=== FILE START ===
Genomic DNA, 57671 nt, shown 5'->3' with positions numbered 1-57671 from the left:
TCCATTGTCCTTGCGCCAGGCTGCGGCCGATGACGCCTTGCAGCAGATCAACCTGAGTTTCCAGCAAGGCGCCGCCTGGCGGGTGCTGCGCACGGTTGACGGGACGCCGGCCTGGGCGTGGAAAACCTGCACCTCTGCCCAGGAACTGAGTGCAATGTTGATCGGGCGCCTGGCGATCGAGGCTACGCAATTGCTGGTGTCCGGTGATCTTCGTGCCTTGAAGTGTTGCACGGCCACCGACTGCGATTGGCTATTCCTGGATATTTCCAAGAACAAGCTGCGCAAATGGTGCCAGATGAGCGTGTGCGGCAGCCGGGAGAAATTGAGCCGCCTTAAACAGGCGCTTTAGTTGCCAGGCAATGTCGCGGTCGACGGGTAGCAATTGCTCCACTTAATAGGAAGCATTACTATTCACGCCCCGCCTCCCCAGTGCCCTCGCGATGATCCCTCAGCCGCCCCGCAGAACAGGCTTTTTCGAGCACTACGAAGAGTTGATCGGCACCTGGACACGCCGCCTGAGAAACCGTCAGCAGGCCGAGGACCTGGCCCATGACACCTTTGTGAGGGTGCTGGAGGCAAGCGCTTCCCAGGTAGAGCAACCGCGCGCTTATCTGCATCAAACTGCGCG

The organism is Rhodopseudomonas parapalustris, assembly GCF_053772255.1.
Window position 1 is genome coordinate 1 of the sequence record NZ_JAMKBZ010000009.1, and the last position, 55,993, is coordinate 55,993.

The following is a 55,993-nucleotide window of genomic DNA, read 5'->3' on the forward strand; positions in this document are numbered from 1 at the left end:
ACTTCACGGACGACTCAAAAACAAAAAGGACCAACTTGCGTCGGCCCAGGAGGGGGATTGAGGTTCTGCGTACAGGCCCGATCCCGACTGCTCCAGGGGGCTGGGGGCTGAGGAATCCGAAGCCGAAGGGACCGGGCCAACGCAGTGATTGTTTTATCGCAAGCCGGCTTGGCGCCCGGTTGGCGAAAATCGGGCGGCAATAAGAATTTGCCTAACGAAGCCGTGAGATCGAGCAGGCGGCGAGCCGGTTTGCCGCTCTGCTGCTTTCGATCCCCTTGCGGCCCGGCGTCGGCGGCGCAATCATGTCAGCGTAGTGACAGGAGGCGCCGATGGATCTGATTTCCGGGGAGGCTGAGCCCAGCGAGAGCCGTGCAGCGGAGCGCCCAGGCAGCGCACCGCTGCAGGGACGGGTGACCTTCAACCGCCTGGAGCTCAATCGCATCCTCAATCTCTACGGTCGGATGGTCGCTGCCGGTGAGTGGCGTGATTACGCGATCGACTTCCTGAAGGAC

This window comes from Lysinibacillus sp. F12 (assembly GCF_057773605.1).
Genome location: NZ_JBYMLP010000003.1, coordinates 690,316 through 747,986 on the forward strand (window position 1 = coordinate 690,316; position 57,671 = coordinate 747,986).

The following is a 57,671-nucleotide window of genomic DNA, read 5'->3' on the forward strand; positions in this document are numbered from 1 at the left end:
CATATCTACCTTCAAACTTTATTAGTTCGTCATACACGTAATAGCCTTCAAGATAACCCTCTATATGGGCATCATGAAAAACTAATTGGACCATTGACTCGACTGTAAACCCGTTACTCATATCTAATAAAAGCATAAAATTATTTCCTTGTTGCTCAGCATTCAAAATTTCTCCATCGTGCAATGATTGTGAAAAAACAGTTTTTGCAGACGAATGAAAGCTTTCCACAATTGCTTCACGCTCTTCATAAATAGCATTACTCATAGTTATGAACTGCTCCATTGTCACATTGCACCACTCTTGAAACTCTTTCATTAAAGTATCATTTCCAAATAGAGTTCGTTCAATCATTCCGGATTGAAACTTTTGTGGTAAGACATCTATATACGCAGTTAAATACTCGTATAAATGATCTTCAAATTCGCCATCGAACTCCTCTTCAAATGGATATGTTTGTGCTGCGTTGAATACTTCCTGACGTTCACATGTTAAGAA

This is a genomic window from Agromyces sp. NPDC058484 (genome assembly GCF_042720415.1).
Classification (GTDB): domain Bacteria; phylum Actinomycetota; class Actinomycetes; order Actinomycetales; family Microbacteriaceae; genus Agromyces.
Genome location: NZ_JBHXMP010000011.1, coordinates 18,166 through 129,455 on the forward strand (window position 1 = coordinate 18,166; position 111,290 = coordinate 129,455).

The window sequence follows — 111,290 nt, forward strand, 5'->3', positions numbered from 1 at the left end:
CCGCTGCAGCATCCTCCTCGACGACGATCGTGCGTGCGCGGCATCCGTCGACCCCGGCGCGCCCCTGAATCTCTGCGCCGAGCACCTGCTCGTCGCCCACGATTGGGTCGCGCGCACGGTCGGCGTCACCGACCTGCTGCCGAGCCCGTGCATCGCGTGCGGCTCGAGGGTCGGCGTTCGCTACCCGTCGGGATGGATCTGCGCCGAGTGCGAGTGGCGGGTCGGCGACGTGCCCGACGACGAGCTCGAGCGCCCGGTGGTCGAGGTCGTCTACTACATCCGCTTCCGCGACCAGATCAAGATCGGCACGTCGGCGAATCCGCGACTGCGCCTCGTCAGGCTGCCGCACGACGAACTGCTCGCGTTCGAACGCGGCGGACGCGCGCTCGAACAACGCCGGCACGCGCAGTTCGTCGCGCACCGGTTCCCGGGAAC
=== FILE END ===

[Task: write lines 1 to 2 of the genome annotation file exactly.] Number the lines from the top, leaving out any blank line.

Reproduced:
Genomic DNA, 57671 nt, shown 5'->3' with positions numbered 1-57671 from the left:
TCCATTGTCCTTGCGCCAGGCTGCGGCCGATGACGCCTTGCAGCAGATCAACCTGAGTTTCCAGCAAGGCGCCGCCTGGCGGGTGCTGCGCACGGTTGACGGGACGCCGGCCTGGGCGTGGAAAACCTGCACCTCTGCCCAGGAACTGAGTGCAATGTTGATCGGGCGCCTGGCGATCGAGGCTACGCAATTGCTGGTGTCCGGTGATCTTCGTGCCTTGAAGTGTTGCACGGCCACCGACTGCGATTGGCTATTCCTGGATATTTCCAAGAACAAGCTGCGCAAATGGTGCCAGATGAGCGTGTGCGGCAGCCGGGAGAAATTGAGCCGCCTTAAACAGGCGCTTTAGTTGCCAGGCAATGTCGCGGTCGACGGGTAGCAATTGCTCCACTTAATAGGAAGCATTACTATTCACGCCCCGCCTCCCCAGTGCCCTCGCGATGATCCCTCAGCCGCCCCGCAGAACAGGCTTTTTCGAGCACTACGAAGAGTTGATCGGCACCTGGACACGCCGCCTGAGAAACCGTCAGCAGGCCGAGGACCTGGCCCATGACACCTTTGTGAGGGTGCTGGAGGCAAGCGCTTCCCAGGTAGAGCAACCGCGCGCTTATCTGCATCAAACTGCGCG